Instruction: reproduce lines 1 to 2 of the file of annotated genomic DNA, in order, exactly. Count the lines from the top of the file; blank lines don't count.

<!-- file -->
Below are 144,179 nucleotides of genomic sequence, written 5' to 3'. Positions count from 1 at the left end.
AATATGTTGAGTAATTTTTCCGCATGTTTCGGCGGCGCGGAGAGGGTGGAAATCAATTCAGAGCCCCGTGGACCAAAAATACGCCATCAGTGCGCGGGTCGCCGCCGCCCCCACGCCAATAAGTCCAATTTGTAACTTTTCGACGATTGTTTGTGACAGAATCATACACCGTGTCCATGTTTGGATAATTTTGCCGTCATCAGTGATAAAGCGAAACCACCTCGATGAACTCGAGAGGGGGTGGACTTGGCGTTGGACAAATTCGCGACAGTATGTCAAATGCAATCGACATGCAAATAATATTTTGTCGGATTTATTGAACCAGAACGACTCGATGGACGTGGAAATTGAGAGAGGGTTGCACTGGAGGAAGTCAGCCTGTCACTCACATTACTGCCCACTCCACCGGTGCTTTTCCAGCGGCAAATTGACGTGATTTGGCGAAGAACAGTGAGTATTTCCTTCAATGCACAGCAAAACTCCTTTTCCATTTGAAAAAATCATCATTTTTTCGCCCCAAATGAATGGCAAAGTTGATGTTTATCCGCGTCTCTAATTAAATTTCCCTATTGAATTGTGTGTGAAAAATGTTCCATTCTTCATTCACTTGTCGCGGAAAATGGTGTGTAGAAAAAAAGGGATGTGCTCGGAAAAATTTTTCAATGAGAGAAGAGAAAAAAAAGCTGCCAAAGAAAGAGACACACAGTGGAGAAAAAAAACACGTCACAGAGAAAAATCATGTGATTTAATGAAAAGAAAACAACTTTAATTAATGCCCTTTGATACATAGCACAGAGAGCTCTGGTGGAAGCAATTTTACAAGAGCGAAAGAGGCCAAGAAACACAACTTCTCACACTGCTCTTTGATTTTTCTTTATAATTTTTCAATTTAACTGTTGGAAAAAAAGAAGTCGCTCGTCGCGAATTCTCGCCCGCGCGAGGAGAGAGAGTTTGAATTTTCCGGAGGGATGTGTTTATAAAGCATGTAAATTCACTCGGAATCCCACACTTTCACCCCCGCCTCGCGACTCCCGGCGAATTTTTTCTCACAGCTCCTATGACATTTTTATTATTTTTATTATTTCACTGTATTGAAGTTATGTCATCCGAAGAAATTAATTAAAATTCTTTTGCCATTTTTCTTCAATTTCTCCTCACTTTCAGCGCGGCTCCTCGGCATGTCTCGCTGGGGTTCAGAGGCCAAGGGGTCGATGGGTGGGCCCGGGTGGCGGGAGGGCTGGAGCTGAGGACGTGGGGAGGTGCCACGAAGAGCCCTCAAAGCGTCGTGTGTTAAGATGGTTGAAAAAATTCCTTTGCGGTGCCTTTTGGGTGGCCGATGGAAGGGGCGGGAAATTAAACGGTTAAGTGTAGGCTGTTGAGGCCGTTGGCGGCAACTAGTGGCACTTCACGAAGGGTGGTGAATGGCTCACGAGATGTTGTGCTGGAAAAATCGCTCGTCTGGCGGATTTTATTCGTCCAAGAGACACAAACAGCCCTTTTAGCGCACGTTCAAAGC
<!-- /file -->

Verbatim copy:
Below are 144,179 nucleotides of genomic sequence, written 5' to 3'. Positions count from 1 at the left end.
AATATGTTGAGTAATTTTTCCGCATGTTTCGGCGGCGCGGAGAGGGTGGAAATCAATTCAGAGCCCCGTGGACCAAAAATACGCCATCAGTGCGCGGGTCGCCGCCGCCCCCACGCCAATAAGTCCAATTTGTAACTTTTCGACGATTGTTTGTGACAGAATCATACACCGTGTCCATGTTTGGATAATTTTGCCGTCATCAGTGATAAAGCGAAACCACCTCGATGAACTCGAGAGGGGGTGGACTTGGCGTTGGACAAATTCGCGACAGTATGTCAAATGCAATCGACATGCAAATAATATTTTGTCGGATTTATTGAACCAGAACGACTCGATGGACGTGGAAATTGAGAGAGGGTTGCACTGGAGGAAGTCAGCCTGTCACTCACATTACTGCCCACTCCACCGGTGCTTTTCCAGCGGCAAATTGACGTGATTTGGCGAAGAACAGTGAGTATTTCCTTCAATGCACAGCAAAACTCCTTTTCCATTTGAAAAAATCATCATTTTTTCGCCCCAAATGAATGGCAAAGTTGATGTTTATCCGCGTCTCTAATTAAATTTCCCTATTGAATTGTGTGTGAAAAATGTTCCATTCTTCATTCACTTGTCGCGGAAAATGGTGTGTAGAAAAAAAGGGATGTGCTCGGAAAAATTTTTCAATGAGAGAAGAGAAAAAAAAGCTGCCAAAGAAAGAGACACACAGTGGAGAAAAAAAACACGTCACAGAGAAAAATCATGTGATTTAATGAAAAGAAAACAACTTTAATTAATGCCCTTTGATACATAGCACAGAGAGCTCTGGTGGAAGCAATTTTACAAGAGCGAAAGAGGCCAAGAAACACAACTTCTCACACTGCTCTTTGATTTTTCTTTATAATTTTTCAATTTAACTGTTGGAAAAAAAGAAGTCGCTCGTCGCGAATTCTCGCCCGCGCGAGGAGAGAGAGTTTGAATTTTCCGGAGGGATGTGTTTATAAAGCATGTAAATTCACTCGGAATCCCACACTTTCACCCCCGCCTCGCGACTCCCGGCGAATTTTTTCTCACAGCTCCTATGACATTTTTATTATTTTTATTATTTCACTGTATTGAAGTTATGTCATCCGAAGAAATTAATTAAAATTCTTTTGCCATTTTTCTTCAATTTCTCCTCACTTTCAGCGCGGCTCCTCGGCATGTCTCGCTGGGGTTCAGAGGCCAAGGGGTCGATGGGTGGGCCCGGGTGGCGGGAGGGCTGGAGCTGAGGACGTGGGGAGGTGCCACGAAGAGCCCTCAAAGCGTCGTGTGTTAAGATGGTTGAAAAAATTCCTTTGCGGTGCCTTTTGGGTGGCCGATGGAAGGGGCGGGAAATTAAACGGTTAAGTGTAGGCTGTTGAGGCCGTTGGCGGCAACTAGTGGCACTTCACGAAGGGTGGTGAATGGCTCACGAGATGTTGTGCTGGAAAAATCGCTCGTCTGGCGGATTTTATTCGTCCAAGAGACACAAACAGCCCTTTTAGCGCACGTTCAAAGC